Having natural stone countertops in your kitchen or bath can be a beautiful way to add value and luxury to your home. But stone surfaces are also porous, which means that moisture can seep into the stone, eventually causing staining and discoloration over time from everyday use. If that happens, the problem typically has to be fixed by refinishing the surface. Applying a sealant periodically can prevent this issue and extend the life of your stone. Stone sealers add a barrier of protection so moisture can’t seep into the stone underneath, thereby preventing staining. The question is: how often should you seal your countertops?
The answer is different for everyone because a number of factors are involved. Granite and marble sealing, for example, should happen at a different rate than limestone or travertine. Let’s take a closer look at these factors so that you can determine when it’s time to reseal your granite, marble, or other stone and tile counters for optimal protection.
Factors to Consider When Sealing Your Countertops
Let’s start by looking at the individual factors that can increase or decrease the rate of wear-and-tear on various natural stone surfaces.
Type of stone. The type of stone you have affects the frequency with which you need to seal it. Harder stones like granite and slate are denser and less porous than softer stones such as limestone and marble. Therefore, granite surfaces generally require sealing less often than their softer counterparts.
Color/shade of the stone. As a rule of thumb, lighter-colored stone surfaces tend to be more porous and require resealing more often–even among countertops of the same type of stone. Plan on resealing a lighter-colored granite countertop more frequently than a dark granite slab, for example.
Amount of use. How often you use your countertops can also affect how quickly sealant wears off. High-use areas such as kitchen counters, bathroom vanities, and bar tops may require more frequent sealing than surfaces used only occasionally.
Type of sealant. Some sealants are designed to last longer than others; however, they can be more expensive. If you’re using a lower-grade sealant, you may need to reapply it more often.
Frequency of cleaning. If you tend to leave spills and water droplets standing on the countertop, this can wear down the sealant more quickly. You can make the sealer last longer by cleaning spills as they happen and by cleaning your granite, marble or travertine countertops regularly with gentle dish soap and water, then drying the excess water quickly so it doesn’t stand on the surface.
Environment. Outdoor kitchens with stone countertops must be resealed more often than countertops indoors, for example, due to the wear-and-tear of the elements, the freeze-thaw cycles of wintertime, etc.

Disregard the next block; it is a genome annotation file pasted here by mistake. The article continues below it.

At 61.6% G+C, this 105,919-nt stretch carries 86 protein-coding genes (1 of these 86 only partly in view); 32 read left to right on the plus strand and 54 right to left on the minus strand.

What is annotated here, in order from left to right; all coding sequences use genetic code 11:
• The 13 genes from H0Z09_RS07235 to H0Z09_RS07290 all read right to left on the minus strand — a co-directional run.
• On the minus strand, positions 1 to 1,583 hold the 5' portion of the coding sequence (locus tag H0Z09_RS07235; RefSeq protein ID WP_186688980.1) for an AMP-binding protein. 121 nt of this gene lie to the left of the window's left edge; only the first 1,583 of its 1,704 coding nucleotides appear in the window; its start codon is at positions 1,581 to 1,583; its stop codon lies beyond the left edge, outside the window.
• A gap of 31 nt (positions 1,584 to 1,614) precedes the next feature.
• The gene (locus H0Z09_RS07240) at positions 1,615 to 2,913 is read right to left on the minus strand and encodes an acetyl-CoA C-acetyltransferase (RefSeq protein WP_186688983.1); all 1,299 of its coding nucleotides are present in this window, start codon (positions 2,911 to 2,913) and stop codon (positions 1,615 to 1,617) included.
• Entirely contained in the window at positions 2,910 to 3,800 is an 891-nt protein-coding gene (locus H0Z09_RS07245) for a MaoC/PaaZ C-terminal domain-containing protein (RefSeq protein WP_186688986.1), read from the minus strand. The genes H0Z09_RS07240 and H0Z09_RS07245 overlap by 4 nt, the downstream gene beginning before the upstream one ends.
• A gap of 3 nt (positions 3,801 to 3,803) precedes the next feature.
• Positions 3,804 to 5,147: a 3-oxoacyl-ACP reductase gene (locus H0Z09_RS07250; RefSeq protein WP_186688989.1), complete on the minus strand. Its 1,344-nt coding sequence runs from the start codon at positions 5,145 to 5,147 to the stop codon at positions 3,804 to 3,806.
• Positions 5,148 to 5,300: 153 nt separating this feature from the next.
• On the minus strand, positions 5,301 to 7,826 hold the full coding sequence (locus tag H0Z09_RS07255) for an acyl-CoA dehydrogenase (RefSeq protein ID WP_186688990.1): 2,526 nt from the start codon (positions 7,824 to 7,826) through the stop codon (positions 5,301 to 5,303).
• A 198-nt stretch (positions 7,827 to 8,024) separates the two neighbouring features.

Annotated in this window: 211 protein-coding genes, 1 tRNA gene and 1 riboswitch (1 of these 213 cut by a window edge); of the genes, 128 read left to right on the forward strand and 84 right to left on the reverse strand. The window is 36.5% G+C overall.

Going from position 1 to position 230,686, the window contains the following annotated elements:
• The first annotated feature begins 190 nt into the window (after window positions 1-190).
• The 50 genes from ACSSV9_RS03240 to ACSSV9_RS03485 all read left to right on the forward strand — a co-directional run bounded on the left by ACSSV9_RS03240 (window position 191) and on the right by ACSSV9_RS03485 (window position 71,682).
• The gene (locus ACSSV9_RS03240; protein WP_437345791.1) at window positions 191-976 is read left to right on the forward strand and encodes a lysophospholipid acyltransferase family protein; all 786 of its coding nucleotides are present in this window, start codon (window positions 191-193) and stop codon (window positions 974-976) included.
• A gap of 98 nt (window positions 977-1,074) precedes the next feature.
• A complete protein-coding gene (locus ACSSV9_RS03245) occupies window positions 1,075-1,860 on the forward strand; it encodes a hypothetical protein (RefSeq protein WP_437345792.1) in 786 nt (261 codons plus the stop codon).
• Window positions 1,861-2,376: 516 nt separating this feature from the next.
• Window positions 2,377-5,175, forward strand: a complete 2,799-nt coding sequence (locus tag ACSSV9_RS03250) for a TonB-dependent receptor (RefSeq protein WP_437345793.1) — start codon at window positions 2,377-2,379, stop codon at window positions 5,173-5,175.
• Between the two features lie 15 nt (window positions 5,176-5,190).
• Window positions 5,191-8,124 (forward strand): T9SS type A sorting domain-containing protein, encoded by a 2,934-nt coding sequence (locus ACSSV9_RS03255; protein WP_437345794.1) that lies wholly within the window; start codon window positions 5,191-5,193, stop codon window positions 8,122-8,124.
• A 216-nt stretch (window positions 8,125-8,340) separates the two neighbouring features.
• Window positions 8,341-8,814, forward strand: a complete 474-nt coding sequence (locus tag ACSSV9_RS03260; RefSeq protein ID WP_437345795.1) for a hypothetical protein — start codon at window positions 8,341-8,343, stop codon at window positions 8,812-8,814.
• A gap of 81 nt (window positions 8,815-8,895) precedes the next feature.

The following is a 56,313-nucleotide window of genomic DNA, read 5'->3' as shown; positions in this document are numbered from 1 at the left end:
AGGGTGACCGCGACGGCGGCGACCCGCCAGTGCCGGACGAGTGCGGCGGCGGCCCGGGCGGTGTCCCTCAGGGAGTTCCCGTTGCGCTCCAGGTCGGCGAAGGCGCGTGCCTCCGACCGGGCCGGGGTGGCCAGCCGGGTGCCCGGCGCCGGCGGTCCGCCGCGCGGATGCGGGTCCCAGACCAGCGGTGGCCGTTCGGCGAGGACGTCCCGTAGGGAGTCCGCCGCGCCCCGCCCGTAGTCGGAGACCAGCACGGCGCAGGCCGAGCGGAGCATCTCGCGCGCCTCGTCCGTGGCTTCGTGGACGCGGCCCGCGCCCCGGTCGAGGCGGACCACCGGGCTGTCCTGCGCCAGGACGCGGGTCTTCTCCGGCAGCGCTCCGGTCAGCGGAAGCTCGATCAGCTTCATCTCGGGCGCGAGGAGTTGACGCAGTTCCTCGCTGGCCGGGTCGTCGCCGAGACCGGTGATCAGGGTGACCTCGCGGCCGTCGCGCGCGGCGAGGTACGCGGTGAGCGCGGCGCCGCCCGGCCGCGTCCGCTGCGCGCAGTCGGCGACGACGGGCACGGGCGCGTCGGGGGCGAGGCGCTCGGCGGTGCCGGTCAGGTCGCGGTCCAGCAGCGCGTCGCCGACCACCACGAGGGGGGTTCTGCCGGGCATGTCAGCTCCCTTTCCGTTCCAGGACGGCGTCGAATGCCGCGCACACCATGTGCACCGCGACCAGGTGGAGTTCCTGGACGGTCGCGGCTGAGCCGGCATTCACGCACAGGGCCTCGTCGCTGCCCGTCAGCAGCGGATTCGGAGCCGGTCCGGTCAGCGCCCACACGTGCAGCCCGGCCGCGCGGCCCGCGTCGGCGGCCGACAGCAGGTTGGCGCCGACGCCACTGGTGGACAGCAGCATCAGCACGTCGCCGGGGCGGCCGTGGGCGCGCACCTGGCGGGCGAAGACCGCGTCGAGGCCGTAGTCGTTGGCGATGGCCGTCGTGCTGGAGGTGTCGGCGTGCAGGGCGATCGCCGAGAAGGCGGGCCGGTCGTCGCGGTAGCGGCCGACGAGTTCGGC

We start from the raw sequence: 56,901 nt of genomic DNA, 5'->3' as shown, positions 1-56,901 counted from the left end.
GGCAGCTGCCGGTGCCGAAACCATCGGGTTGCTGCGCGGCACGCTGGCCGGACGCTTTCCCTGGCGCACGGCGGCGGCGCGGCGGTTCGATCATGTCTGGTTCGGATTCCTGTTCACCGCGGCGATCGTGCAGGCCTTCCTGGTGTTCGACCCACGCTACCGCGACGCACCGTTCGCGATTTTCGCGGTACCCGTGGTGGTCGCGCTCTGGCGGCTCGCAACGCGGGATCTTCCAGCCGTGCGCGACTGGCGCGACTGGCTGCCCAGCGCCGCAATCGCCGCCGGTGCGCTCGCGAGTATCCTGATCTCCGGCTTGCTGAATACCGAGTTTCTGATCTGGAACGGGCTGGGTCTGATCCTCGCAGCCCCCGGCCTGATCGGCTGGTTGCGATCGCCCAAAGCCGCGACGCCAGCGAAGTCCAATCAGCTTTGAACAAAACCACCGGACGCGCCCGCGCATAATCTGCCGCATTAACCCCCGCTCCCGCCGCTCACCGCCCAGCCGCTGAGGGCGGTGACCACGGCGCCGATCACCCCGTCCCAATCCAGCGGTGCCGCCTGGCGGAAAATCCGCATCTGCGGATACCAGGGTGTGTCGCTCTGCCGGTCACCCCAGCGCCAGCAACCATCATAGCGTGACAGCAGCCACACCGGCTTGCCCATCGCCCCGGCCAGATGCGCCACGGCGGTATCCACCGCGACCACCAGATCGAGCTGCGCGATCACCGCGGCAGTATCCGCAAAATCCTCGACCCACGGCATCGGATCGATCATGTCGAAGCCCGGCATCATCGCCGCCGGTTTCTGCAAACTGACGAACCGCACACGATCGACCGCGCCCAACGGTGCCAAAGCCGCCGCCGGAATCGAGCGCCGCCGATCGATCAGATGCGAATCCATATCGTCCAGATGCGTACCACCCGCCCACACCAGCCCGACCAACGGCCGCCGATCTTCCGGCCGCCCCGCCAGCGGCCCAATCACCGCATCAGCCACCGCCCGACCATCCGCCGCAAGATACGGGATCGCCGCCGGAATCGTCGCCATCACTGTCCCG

How to Tell When It’s Time to Reseal Your Stone Countertops (The Water Test)
Many home and business owners assume “more is better” when it comes to resealing, but that’s not always the case. Over-sealing with multiple layers can actually leave your stone surfaces with an unattractive “hazed” look that is difficult to remove.
The best way to tell when your countertops need to be resealed is the “water test.” Here’s how it works: simply pour a tablespoon of water onto your stone countertop and wait about 30 minutes. If the water beads up on the surface, you’re good–the sealant is still there and doing its job. If, however, the water is absorbed into the stone and darkens it, then you know it’s time to seal your stone.
How Often Each Type of Stone Countertop Should be Sealed
Remember, there’s no hard and fast rule for how often you should re-seal your stone countertops. All different factors need to be considered, including how much use the countertops get, whether the countertops are indoors or outdoors, etc. That said, the following are some general recommended ranges for how often to have a sealant reapplied. Plan on more frequent resealing for high-use or outdoor surfaces, and less frequent for low-use, indoor surfaces, and so on.
Marble is one of the most popular stone surfaces, but it’s also higher maintenance due to its porosity and light color. For regular use, plan to schedule marble resealing every 3-6 months.
Granite is one of the densest and least porous of the natural stones used for countertops. You can plan to seal your granite countertops about once every 1-2 years.
Like granite, slate is a dense and fairly non-porous stone. For best results plan on resealing every 1-2 years depending on usage.
Limestone tends to be light, soft, and very porous, similar to marble. Plan on resealing at least once a year, or every six months with heavy use.
Travertine countertops tend to be dense, durable, and low-maintenance. Resealing every 1-2 years usually works for these countertops.
Are Your Countertops Ready to Be Sealed?
Many stone sealing products are available for do-it-yourselfers, but for the best finish and an even, long-lasting seal, it’s best to have the sealant applied by a trained stone care professional. At Statewide Stone Care, our technicians are highly trained in sealing all types of natural stone, including granite and marble sealing, slate, limestone, and others. We can also do a free evaluation of your stone countertops to give more specific advice on how often you should schedule re-sealing based on the type of stone and the amount of use. For a free estimate, contact us today.